card-type support.
To obtain the required groove pattern and
provide means for forming the pattern on a card—
type support a cylinder [5 of impressionable ma
terial as shown in Fig. l is rotated against a cut
ting tool l6 so that a required groove pattern will
be cut in the outer cylindrical surface of the cyl
inder 15, the cutting tool It being moved length
wise of the cylinder l5 under'the action of a lead
Fig. 14 is a cross-sectional view of a portion of 55
screw or other suitable tool feeding means, not
2,408,092
a
shown, and the cylinder it; being supported at
opposite ends by means of supports l‘! and I8,
4
terial and the temperature imparted to it should
be such that the groove pattern will remain in
the extruded portions of the material extended
over the original long edge portions of the sheet.
A suitable thermoplastic material for the pur~
pose is cellulose acetate. It is obvious, however,
that other thermoplastic materials may be used
one at least of which is in driving engagement
with the cylinder l5 and rotated by a suitable
driving means, not shown. The cylinder [5
should be made of such material that a helical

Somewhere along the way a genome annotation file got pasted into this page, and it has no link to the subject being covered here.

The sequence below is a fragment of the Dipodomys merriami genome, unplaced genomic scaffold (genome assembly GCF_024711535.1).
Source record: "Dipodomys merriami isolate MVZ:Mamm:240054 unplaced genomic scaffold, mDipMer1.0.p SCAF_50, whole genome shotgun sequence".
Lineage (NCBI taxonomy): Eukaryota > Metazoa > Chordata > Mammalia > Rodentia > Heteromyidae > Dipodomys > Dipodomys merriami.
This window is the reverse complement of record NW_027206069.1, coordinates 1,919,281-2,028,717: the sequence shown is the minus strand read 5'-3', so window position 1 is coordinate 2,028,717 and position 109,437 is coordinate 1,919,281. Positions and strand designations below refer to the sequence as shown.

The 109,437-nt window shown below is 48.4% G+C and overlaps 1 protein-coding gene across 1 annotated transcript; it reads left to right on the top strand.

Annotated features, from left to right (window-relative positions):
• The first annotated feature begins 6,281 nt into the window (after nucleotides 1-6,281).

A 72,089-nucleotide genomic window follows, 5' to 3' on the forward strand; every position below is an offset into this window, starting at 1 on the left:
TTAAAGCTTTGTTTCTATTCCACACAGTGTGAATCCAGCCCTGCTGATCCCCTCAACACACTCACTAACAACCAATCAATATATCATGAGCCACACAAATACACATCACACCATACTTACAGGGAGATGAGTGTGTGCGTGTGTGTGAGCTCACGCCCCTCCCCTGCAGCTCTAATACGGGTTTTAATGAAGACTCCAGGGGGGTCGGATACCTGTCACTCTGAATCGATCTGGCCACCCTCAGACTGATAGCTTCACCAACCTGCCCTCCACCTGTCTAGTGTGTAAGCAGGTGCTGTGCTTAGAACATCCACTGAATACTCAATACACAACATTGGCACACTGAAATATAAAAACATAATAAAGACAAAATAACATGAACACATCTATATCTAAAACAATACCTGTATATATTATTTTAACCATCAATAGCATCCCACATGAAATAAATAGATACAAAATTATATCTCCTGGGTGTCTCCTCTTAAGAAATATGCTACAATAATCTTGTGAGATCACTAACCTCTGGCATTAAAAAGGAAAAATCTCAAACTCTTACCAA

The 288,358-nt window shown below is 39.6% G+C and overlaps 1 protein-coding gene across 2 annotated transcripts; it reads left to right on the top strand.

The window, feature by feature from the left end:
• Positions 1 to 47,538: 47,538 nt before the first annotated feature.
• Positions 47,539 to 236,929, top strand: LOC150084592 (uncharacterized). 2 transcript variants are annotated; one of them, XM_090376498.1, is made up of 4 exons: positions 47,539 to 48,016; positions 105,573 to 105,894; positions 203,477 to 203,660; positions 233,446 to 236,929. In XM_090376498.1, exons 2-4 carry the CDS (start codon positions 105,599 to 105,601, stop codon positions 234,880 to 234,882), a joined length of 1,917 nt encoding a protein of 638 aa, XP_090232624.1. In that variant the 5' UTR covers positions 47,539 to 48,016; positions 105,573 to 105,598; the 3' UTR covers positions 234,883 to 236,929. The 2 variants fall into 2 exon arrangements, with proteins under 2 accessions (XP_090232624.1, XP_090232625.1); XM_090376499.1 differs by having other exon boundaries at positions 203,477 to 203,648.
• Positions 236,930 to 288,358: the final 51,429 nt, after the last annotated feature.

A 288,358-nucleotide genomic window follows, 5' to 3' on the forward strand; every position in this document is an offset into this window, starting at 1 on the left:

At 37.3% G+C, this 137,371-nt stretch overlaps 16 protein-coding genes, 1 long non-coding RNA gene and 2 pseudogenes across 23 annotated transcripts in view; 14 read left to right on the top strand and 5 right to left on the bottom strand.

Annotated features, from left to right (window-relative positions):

groove l9 may be readily cut in the outer surface
instead of cellulose acetate and that the inven
by means of the tool it. I have used, for in
tion is not limited to he use of cellulose acetate.
stance, lead as the material for the cylinder l5
since the helical groove it may be readily cut in 10 It will be assumed, however, merely for the pur
pose of explaining the invention that such mate
this material. It will be assumed merely for the
rial is used in the construction of the card-type
purpose of explaining the invention that the cyl
support.
inder it is made of lead and the groove l9 extends
Fig. '7 shows a sheet 35 comprising an inner
from one end of the cylinder it} to the other.
layer 38 coated on opposite faces 31 with thermo
After the groove
has been formed a metal
plastic material which may be cellulose acetate
coating
is applied to the outer surface of the
or other suitable thermoplastic material.
cylinder iii as shown in Fig. 2. The coating 2|!
From the sheet 35 a card is cut of desired form
may be applied, for instance, by electroplating
such, for instance, as the card 38 shown in Fig. 8.
the cyiinder is with copper or other suitable
This card has a long straight edge portion 39 and
metal,
inner surface of the coating 2i taking
curved edge portion so and after being im
in reverse form the pattern of the groove on the